Information last revised March 2013. Copyright(c) 2013 First Databank, Inc.
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Related Disease Conditions
Menopause is the time in a woman's life when menstrual periods permanently stop, also called the "change of life." Menopause symptoms and signs include hot flashes, night sweats, irregular vaginal bleeding, vaginal dryness, painful intercourse, urinary incontinence, weight gain, and emotional symptoms such as mood swings. Treatment of menopausal symptoms varies and should be discussed with your physician.
High cholesterol and triglyceride levels increase the risk of cardiovascular disease. Getting your cholesterol and triglyceride levels in an optimal range will help protect your heart and blood vessels. Cholesterol management may include lifestyle interventions (diet and exercise) as well as medications to get your total cholesterol, LDL, HDL, and triglycerides in an optimal range.
Lower Cholesterol Levels with Diet and Medications
High-density lipoprotein (HDL) cholesterol is considered "good" cholesterol because it actually works to keep the LDL or "bad" cholesterol from building up in your arteries. Foods like extra lean meats, skim milk, and vegetable-based "butter-like" substitutes may help decrease LDL levels in the bloodstream.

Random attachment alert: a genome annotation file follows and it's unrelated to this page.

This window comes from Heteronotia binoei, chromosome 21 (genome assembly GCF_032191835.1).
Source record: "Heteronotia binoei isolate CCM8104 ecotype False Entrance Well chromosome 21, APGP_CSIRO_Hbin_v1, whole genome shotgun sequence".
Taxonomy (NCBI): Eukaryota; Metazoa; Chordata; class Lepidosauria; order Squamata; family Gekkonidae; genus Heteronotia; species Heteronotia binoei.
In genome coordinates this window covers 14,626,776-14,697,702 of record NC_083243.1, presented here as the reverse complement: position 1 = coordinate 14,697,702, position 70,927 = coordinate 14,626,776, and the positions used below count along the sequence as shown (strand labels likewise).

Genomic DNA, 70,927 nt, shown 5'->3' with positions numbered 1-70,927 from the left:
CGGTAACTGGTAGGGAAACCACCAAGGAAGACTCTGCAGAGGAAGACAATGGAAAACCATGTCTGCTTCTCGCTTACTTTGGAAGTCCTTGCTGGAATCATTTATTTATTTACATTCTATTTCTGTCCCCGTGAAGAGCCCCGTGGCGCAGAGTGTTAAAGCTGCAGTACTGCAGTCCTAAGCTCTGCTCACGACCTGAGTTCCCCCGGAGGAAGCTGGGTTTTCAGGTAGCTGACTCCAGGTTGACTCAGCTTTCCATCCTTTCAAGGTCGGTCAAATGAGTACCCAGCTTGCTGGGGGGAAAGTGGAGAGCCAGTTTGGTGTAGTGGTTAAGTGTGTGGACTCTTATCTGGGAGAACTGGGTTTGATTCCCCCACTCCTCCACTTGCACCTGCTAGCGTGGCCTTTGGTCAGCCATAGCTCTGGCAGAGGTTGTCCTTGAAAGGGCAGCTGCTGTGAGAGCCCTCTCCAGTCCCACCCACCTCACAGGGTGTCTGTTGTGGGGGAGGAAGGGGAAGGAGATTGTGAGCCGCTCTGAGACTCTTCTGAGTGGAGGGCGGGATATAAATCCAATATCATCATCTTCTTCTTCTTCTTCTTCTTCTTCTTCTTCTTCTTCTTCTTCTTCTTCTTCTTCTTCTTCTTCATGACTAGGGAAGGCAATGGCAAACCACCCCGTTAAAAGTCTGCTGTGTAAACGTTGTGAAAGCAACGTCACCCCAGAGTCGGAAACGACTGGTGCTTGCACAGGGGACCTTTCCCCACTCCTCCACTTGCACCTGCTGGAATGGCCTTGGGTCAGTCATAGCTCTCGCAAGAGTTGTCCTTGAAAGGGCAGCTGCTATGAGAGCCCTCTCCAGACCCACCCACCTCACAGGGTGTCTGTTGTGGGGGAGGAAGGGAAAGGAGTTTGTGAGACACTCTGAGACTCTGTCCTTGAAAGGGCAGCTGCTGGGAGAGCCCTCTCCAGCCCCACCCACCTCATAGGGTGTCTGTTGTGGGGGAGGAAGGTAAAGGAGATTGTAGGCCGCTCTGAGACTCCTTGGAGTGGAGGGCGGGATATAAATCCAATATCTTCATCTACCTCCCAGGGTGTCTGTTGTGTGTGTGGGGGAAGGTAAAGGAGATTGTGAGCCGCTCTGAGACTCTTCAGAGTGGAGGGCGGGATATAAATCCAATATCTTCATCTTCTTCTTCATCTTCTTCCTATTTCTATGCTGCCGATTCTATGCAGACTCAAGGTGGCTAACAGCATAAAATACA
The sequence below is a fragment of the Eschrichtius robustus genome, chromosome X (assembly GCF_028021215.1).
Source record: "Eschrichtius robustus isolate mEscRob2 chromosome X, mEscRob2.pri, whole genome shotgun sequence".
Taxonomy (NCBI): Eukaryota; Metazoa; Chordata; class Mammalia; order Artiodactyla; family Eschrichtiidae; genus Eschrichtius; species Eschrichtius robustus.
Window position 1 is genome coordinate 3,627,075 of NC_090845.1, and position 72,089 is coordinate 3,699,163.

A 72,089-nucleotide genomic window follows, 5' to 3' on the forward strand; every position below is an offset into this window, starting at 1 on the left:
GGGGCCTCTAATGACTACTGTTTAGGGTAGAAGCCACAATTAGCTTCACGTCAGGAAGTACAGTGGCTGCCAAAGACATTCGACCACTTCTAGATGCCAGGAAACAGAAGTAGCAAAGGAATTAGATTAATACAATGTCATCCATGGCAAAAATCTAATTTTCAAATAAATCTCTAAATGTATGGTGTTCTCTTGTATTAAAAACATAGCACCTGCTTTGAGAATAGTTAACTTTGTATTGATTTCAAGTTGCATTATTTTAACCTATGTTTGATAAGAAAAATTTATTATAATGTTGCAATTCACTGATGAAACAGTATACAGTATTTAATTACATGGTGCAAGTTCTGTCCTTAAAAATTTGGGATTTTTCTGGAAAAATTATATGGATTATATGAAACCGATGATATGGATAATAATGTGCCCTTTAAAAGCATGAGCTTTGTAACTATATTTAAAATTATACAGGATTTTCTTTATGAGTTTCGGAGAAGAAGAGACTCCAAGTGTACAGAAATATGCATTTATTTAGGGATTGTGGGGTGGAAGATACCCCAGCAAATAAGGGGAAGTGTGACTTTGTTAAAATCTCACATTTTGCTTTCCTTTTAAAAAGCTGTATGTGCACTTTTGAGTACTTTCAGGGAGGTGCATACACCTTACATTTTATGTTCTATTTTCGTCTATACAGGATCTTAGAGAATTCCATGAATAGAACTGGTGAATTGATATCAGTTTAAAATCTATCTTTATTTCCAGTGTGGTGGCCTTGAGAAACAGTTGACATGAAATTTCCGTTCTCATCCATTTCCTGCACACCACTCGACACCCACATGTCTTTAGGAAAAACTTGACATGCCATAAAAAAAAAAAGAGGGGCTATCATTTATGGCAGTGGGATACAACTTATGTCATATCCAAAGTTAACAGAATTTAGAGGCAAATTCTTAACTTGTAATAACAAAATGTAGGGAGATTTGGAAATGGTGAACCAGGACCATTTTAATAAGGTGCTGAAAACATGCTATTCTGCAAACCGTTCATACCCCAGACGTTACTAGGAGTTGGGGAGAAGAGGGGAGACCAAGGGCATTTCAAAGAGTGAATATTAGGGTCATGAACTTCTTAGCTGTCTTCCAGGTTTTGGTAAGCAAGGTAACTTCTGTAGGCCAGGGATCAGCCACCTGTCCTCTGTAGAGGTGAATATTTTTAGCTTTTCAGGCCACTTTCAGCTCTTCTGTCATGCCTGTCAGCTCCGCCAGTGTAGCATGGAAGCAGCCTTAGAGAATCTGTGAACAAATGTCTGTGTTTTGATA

How Bad Is Soy for You?
Soy products like tofu, tempeh, soy milk, miso, and edamame come from soybeans. Soy is not bad for you and may in fact help guard against breast cancer and inflammation and boost kidney function, heart health and bone health.
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Report Problems to the Food and Drug Administration
You are encouraged to report negative side effects of prescription drugs to the FDA. Visit the FDA MedWatch website or call 1-800-FDA-1088.
CONDITIONS OF USE: The information in this database is intended to supplement, not substitute for, the expertise and judgment of healthcare professionals. The information is not intended to cover all possible uses, directions, precautions, drug interactions or adverse effects, nor should it be construed to indicate that use of particular drug is safe, appropriate or effective for you or anyone else. A healthcare professional should be consulted before taking any drug, changing any diet or commencing or discontinuing any course of treatment.